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Last year, 44 Hillside staff were made redundant and the workshops are on the market.
Rail and Maritime Transport Union South Island organiser John Kerr said yesterday members had "mixed feelings" about having to do the work.
There had been concerns when the manufacturing contract was let overseas the Chinese wagons would not be up to New Zealand standards.
"There is cold comfort in saying 'we told you so' now they need repairs. On the other hand, work is work."
Mr Kerr said there was no doubt Hillside staff would do a professional job, despite their feelings.
"These tradesmen and tradeswomen are the cream of New Zealand's crop. They always do their best."
He did not know how many wagons had been repaired at Hillside or how many more would be sent there for work.
He saw one wagon there yesterday when he was in Dunedin for a branch union meeting and was aware of eight being repaired at present at KiwiRail's Addington workshops in Christchurch.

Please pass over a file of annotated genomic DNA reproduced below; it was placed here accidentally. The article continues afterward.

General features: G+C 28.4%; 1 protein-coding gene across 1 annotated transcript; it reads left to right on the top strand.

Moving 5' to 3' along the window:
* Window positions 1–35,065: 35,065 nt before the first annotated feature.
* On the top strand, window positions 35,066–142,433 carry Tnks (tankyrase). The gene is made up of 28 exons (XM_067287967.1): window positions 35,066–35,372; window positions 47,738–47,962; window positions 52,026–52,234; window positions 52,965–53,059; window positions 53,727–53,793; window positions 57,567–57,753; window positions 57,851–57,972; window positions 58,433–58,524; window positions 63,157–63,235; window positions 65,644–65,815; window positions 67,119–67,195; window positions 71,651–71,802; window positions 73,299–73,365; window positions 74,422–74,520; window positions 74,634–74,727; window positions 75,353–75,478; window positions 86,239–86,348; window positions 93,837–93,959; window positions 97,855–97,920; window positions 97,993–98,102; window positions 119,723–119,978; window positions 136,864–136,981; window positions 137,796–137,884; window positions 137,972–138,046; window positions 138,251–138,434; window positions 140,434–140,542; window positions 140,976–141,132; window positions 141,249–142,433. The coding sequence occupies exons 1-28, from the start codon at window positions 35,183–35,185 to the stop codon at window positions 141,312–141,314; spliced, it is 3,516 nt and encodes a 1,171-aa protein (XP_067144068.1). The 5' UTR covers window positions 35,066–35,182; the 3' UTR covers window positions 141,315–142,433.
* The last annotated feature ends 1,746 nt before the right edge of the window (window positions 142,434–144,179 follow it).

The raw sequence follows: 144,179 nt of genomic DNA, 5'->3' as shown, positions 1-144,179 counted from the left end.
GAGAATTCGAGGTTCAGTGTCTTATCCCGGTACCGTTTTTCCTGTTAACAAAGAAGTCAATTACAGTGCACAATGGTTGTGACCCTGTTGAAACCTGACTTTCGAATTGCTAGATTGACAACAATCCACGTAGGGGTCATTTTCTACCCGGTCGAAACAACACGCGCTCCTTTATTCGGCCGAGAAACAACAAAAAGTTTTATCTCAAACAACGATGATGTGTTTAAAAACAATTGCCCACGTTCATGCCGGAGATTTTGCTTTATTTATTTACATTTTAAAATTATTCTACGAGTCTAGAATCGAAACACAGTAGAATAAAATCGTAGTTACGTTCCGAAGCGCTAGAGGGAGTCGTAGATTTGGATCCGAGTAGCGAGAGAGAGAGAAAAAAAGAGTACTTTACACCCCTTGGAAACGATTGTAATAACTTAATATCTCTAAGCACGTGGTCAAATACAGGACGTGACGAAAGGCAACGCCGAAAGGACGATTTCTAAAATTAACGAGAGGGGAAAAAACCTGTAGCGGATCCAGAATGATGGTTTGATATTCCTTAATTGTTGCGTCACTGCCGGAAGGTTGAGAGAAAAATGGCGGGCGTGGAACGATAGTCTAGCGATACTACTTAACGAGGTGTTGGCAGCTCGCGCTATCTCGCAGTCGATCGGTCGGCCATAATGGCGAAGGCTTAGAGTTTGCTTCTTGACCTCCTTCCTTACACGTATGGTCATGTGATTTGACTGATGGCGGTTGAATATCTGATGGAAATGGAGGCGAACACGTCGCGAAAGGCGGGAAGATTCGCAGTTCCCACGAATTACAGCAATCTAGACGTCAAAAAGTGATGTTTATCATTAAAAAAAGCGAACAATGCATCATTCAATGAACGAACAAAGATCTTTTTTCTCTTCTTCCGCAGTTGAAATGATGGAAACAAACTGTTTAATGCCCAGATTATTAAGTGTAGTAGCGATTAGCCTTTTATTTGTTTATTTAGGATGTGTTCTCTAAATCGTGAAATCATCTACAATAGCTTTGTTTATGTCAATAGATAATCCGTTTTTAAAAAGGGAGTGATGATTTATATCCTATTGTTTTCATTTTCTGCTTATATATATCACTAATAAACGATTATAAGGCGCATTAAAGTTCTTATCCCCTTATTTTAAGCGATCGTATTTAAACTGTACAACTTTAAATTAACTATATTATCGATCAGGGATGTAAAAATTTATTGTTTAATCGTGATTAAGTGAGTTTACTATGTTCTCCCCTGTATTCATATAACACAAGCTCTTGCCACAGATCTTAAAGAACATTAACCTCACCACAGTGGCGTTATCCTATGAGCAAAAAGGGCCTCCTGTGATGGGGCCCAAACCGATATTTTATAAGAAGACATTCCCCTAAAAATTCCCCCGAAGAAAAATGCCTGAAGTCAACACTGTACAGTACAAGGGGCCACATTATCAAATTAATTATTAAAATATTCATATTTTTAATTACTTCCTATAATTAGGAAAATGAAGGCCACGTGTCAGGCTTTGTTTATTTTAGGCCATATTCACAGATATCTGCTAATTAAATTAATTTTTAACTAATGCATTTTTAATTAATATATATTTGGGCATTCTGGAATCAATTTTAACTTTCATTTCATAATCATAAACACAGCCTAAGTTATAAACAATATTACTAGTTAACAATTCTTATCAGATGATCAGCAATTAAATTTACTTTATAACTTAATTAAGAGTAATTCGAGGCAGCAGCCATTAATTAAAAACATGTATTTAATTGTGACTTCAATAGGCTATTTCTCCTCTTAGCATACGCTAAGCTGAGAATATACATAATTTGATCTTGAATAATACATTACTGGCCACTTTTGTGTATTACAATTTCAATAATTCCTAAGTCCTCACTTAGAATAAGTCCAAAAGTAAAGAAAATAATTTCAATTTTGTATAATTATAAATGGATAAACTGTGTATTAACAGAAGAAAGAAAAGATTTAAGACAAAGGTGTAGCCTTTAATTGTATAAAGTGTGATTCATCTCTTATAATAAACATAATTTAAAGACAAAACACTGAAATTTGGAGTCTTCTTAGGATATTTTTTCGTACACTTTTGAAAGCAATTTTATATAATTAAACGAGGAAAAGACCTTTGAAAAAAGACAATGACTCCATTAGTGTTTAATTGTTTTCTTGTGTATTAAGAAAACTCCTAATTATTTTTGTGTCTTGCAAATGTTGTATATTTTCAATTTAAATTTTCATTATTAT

KiwiRail put Hillside on the market in April. Non-binding indicative offers have been made and KiwiRail is in a "due diligence" process to determine the validity of potential buyers.
KiwiRail executives have not said how many offers are being considered.
A sale announcement had been expected this month but would now not happen until early next month, KiwiRail communications manager Kimberley Brady said yesterday.
The due diligence phase was taking "a bit longer than scheduled", she said.